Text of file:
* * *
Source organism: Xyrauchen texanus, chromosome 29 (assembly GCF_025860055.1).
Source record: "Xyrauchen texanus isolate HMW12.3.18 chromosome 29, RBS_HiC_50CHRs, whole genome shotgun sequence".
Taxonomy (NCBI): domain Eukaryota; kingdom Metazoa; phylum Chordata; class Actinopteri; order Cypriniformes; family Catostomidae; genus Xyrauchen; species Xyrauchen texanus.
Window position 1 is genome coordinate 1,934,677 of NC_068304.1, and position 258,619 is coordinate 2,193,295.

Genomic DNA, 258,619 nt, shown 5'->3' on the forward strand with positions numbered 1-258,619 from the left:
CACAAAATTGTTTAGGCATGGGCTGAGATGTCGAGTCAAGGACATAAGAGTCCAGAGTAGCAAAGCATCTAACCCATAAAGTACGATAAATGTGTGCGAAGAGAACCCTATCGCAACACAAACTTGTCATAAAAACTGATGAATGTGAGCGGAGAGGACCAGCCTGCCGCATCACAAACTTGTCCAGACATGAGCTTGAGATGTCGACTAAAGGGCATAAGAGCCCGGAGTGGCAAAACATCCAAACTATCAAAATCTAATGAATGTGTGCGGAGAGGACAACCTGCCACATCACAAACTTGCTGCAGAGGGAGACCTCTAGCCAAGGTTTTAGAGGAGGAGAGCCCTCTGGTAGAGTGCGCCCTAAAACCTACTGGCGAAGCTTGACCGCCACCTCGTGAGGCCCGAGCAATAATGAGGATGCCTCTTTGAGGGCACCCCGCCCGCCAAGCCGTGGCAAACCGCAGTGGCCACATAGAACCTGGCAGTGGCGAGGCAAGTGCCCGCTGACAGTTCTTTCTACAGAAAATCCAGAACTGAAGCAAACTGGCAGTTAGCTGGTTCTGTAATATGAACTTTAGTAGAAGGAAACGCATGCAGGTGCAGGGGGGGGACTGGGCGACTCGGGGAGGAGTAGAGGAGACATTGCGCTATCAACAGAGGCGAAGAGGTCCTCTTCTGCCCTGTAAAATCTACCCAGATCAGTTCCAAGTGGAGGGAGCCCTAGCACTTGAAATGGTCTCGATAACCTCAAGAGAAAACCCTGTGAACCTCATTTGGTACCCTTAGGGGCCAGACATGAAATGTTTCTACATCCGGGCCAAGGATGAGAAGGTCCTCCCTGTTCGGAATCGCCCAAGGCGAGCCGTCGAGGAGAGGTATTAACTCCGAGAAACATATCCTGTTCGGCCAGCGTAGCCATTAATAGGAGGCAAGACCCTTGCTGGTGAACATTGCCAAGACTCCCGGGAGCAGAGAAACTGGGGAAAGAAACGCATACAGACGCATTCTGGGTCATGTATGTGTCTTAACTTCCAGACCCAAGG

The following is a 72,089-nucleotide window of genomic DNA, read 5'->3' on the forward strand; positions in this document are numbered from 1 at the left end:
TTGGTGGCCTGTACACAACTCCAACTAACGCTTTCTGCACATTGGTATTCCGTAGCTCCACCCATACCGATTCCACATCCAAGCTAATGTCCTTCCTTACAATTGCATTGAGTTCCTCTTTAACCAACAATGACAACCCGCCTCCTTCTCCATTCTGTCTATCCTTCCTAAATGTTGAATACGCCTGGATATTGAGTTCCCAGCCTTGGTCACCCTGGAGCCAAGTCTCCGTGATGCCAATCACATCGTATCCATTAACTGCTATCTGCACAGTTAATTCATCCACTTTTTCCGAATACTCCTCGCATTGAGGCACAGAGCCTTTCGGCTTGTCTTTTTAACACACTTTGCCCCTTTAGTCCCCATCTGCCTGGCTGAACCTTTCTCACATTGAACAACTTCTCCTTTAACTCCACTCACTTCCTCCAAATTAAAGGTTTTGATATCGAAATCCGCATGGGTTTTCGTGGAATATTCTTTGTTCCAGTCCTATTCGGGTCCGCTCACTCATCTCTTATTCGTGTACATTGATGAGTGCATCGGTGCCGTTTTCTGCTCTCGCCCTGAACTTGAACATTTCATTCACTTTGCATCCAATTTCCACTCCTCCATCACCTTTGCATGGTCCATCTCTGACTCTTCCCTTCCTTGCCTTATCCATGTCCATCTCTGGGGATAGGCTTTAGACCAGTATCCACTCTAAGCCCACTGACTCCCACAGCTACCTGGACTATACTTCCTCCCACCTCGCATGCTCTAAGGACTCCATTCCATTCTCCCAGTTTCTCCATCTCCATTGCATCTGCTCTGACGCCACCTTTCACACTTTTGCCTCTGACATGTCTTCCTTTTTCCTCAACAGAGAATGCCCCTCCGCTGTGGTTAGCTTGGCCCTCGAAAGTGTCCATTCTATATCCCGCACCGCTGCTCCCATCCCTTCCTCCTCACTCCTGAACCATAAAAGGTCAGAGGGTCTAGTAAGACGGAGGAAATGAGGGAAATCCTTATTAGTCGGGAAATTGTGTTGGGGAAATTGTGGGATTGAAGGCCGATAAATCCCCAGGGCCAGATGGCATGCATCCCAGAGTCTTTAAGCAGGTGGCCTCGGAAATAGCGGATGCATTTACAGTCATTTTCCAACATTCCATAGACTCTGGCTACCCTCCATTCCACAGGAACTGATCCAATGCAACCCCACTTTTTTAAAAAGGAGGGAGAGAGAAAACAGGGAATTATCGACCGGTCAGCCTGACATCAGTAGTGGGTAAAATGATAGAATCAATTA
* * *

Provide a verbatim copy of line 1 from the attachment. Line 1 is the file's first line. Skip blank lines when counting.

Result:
Source organism: Xyrauchen texanus, chromosome 29 (assembly GCF_025860055.1).